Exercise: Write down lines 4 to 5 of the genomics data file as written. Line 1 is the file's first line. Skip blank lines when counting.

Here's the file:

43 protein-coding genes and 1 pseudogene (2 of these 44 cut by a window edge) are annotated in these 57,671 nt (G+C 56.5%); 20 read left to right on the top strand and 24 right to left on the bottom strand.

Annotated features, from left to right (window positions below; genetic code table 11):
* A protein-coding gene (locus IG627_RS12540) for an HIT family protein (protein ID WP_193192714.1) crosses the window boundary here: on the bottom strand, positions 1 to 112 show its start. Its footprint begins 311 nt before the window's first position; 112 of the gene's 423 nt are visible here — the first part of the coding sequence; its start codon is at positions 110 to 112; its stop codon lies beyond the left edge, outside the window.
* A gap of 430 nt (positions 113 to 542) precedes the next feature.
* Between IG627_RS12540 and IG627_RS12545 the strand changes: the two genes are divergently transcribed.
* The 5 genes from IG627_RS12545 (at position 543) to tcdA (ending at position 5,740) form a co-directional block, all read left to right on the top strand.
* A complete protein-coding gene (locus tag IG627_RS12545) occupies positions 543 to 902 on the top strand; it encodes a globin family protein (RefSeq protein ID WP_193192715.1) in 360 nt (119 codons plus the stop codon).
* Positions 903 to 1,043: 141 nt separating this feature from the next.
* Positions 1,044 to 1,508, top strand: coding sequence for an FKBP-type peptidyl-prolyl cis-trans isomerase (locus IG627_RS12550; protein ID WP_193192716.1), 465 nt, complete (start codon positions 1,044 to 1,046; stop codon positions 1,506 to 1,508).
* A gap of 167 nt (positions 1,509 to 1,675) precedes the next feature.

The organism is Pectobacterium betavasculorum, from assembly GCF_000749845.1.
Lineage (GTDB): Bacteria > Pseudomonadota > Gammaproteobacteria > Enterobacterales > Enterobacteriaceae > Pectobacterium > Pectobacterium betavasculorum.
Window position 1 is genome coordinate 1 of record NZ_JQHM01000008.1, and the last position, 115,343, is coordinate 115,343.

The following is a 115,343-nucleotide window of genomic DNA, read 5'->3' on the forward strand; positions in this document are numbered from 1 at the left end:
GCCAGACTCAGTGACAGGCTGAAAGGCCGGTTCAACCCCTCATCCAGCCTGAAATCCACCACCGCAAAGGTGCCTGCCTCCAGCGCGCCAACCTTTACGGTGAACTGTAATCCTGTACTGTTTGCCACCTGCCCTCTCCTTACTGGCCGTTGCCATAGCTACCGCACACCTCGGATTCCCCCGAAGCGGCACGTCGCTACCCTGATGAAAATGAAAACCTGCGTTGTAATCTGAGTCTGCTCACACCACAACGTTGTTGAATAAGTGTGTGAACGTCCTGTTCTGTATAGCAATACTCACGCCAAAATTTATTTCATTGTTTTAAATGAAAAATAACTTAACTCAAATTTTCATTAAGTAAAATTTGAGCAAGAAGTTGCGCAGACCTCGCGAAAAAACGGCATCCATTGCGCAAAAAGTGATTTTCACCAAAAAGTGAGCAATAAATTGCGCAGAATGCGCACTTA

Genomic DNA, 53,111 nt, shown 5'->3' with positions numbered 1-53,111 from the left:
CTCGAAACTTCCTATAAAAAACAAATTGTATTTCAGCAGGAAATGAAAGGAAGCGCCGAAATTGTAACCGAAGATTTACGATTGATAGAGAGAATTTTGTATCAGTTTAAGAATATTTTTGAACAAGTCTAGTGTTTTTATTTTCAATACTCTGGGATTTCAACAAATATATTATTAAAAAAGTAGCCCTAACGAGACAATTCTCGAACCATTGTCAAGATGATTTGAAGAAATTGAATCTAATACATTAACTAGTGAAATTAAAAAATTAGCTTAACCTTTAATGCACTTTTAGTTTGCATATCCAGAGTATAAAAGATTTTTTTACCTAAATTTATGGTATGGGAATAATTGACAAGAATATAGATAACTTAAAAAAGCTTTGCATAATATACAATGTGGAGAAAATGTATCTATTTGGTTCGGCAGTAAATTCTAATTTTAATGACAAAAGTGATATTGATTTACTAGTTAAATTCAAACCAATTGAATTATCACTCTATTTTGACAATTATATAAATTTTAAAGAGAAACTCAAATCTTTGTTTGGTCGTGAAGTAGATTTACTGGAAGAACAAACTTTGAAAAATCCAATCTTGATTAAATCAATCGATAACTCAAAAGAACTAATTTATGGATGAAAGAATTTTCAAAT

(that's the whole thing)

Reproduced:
* A gap of 430 nt (positions 113 to 542) precedes the next feature.
* Between IG627_RS12540 and IG627_RS12545 the strand changes: the two genes are divergently transcribed.